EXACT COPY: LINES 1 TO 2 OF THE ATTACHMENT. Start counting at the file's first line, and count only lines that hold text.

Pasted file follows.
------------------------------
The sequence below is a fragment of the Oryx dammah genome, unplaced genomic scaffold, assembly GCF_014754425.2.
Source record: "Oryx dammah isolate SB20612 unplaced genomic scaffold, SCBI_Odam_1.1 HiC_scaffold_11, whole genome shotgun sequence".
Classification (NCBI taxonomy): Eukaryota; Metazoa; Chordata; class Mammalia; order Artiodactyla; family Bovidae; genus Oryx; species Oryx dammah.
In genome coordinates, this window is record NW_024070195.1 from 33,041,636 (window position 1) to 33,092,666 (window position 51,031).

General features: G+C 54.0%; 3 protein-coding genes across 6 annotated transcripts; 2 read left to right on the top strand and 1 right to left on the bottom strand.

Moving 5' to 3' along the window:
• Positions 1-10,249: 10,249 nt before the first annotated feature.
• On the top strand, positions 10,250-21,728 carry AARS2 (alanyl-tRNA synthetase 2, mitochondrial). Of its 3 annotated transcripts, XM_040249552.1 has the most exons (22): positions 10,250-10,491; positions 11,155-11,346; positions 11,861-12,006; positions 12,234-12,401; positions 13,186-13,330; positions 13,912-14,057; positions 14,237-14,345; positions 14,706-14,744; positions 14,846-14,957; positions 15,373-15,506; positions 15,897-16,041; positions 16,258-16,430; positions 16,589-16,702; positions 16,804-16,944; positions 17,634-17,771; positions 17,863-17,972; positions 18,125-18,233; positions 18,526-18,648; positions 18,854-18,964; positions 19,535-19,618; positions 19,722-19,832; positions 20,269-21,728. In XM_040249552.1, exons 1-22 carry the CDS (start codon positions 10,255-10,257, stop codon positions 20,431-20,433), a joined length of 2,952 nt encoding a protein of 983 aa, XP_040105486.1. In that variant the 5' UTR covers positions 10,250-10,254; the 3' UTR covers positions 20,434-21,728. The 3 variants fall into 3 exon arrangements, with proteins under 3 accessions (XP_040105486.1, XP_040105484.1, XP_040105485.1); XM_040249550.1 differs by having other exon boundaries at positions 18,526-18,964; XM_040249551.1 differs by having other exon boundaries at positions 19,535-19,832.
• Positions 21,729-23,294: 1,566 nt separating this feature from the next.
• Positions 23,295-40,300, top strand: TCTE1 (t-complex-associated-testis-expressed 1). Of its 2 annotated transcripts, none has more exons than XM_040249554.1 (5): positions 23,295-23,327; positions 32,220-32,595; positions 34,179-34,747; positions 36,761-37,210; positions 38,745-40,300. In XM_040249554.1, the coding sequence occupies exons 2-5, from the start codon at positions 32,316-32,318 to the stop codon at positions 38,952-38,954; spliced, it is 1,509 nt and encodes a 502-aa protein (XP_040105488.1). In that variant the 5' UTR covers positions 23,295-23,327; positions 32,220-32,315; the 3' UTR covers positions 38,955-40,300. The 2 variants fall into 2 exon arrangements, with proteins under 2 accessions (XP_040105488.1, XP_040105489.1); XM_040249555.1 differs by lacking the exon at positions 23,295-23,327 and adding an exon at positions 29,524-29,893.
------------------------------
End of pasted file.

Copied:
The sequence below is a fragment of the Oryx dammah genome, unplaced genomic scaffold, assembly GCF_014754425.2.
Source record: "Oryx dammah isolate SB20612 unplaced genomic scaffold, SCBI_Odam_1.1 HiC_scaffold_11, whole genome shotgun sequence".